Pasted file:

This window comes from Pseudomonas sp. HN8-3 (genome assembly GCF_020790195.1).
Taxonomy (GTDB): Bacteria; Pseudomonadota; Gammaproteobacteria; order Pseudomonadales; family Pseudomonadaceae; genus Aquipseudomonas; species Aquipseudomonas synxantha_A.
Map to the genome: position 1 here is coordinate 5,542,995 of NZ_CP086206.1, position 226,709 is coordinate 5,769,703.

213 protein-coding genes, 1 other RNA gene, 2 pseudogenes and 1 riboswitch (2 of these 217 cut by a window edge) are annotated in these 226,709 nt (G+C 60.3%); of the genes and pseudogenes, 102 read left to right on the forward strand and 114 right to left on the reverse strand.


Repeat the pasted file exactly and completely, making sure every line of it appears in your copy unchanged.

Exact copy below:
This window comes from Pseudomonas sp. HN8-3 (genome assembly GCF_020790195.1).
Taxonomy (GTDB): Bacteria; Pseudomonadota; Gammaproteobacteria; order Pseudomonadales; family Pseudomonadaceae; genus Aquipseudomonas; species Aquipseudomonas synxantha_A.
Map to the genome: position 1 here is coordinate 5,542,995 of NZ_CP086206.1, position 226,709 is coordinate 5,769,703.

213 protein-coding genes, 1 other RNA gene, 2 pseudogenes and 1 riboswitch (2 of these 217 cut by a window edge) are annotated in these 226,709 nt (G+C 60.3%); of the genes and pseudogenes, 102 read left to right on the forward strand and 114 right to left on the reverse strand.